GrauGeist Well-Known Member

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    Once the final versions of the He100 came about, it had war gear AND had the penalty of the external radiator, instead of the evaporative radiator system. This made a large difference in it's speed, which fell short of it's projected estimates.
     
  10. RpR

    RpR New Member

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    At what altitude?
     
  11. breadbasketbomb

    breadbasketbomb New Member

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    I suppose it would only go so much faster if using just an advanced engine, and kept all the combat equipment. Well... it's quite a shame. I was always into the hypothetical stuff. I don't know much about airplanes, but wouldnt there have to be at least a good amount of performance increase if the engine was simply changed from the standard to the type it now uses?
     
  12. wuzak

    wuzak Well-Known Member

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    The Spitfire PR.XIX could cruise at >370mph at 40,000ft for as long as the fuel kept flowing.
     
  13. pbehn

    pbehn Well-Known Member

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    I believe the bearcat was comparable to the sea fury in service, better at somethings not so good at others with the differences pretty marginal. The Sea Fury was a development of the Fury/Tempest so a bearcat would be better than a Tempest. The Tempest was an opponent to be respected by the Me262 at low altitudes. As for putting rare bear into service, like driving across the alps in an F1 car.
     
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  14. dedalos

    dedalos Member

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    So the conlusion is that the F8F was better/faster than the me 262 at low altitude. Can you calculate how much faster the F8F was?
    Also since the F8F was faster than the 262, the rear bear would fly rings around the 262. The f8f was really an amazing design
     
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  15. Shortround6

    Shortround6 Well-Known Member

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    Or worse, driving across the American southwest or Western Australia. How far to the next gas station?!?!?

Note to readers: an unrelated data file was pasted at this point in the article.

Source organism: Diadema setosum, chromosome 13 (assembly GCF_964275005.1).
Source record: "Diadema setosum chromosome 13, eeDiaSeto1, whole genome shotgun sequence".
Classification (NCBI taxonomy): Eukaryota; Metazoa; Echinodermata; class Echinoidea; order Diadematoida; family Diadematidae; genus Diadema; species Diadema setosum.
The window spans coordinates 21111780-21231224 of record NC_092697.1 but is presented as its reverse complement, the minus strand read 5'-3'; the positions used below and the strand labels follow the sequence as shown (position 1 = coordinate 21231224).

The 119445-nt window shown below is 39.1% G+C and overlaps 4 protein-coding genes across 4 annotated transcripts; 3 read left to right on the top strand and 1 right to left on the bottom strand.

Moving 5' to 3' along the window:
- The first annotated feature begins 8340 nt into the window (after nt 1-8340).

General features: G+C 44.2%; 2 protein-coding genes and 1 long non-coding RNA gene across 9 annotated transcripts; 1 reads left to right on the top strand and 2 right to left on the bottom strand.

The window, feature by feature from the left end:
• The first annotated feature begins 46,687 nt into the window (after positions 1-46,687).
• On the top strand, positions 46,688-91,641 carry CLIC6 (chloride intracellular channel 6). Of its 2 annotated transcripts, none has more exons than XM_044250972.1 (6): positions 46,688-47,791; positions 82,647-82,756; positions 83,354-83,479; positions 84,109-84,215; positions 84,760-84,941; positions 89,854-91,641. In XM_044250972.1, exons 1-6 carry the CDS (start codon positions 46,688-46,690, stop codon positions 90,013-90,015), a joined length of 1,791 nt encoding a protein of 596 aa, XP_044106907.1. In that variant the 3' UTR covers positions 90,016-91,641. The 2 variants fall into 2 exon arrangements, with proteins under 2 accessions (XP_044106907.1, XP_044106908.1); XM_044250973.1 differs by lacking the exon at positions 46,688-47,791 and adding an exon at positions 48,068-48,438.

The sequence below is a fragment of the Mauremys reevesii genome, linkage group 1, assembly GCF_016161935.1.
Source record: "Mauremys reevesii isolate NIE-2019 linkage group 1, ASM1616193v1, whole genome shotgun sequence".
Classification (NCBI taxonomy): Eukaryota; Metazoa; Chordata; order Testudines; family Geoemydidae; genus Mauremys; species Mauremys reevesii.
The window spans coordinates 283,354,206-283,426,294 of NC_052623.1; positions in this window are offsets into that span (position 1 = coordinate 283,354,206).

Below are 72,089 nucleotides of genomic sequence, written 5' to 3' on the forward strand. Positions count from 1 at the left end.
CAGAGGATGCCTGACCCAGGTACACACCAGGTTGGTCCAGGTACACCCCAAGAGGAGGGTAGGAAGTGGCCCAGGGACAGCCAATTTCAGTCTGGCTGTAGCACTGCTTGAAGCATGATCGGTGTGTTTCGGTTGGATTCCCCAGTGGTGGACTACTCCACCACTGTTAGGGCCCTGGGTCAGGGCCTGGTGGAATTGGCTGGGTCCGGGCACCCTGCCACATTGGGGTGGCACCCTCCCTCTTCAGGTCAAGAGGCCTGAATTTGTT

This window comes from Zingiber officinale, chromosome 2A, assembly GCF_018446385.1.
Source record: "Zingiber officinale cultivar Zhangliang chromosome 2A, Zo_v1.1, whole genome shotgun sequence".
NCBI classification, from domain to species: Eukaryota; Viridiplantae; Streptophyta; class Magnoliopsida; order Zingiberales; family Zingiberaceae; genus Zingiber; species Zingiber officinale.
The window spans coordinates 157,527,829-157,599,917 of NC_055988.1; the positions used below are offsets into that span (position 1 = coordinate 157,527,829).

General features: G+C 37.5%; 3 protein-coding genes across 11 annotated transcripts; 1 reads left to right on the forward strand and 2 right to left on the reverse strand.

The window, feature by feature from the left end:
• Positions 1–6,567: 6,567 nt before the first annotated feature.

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  16. gjs238

    gjs238 Well-Known Member

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    I didn't interpret pbehn's post that way at all.
     
  17. GrauGeist

    GrauGeist Well-Known Member

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    Let's take a look at pbehn's comment:

    "The Tempest was an opponent to be respected by the Me262 at low altitudes" is exactly correct. The Me262's forte was speed, not a turning fight. If the Tempest could catch the Me262 down low and draw it into a turning contest, it's "game over" for the Me262. Period.
     
  18. dedalos

    dedalos Member

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    Oh really? So if the 262 engage the tempest at low altitude in a series of sustained High speed turns and firing passes will lose?Interesting.
    Now it becomes clear to me why the allies did not bother to field their jets.Their amazing piston engine fighter designs could easily defeat the 262 on 1 vs 1 combat. Period.
     
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  19. FLYBOYJ

    FLYBOYJ "THE GREAT GAZOO"
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    Given the right circumstances and factoring in pilot skill - YES!
     
  20. GrauGeist

    GrauGeist Well-Known Member

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    #20 GrauGeist, Oct 30, 2014
    Last edited: Oct 30, 2014
    No one said "easily", you did.

    Facts are, that the Me262 was built for speed and delivering a wicked punch to it's target...it was not intended to be a dog-fighter. There are several cases where the Me262, at the hands of a skilled pilot, was able to fight their way out of a group of P-51Ds or similar types, but this is the exception to the rule and a good number of Me262s caught in the same circumstances did not make it out alive.

    Unlike a piston fighter, the Me262 could not quickly recover from bled-off speed by jumping the throttle and that left it in an exposed condition. Once it's speed was down, it was vulnerable. Add to that, it's inability to absorb damage to it's engine(s) unlike it's piston adversaries and the Allies knew that and more often than not, would aim for the engines just for this reason. Hits to the engine resulted in immediate and catastrophic results.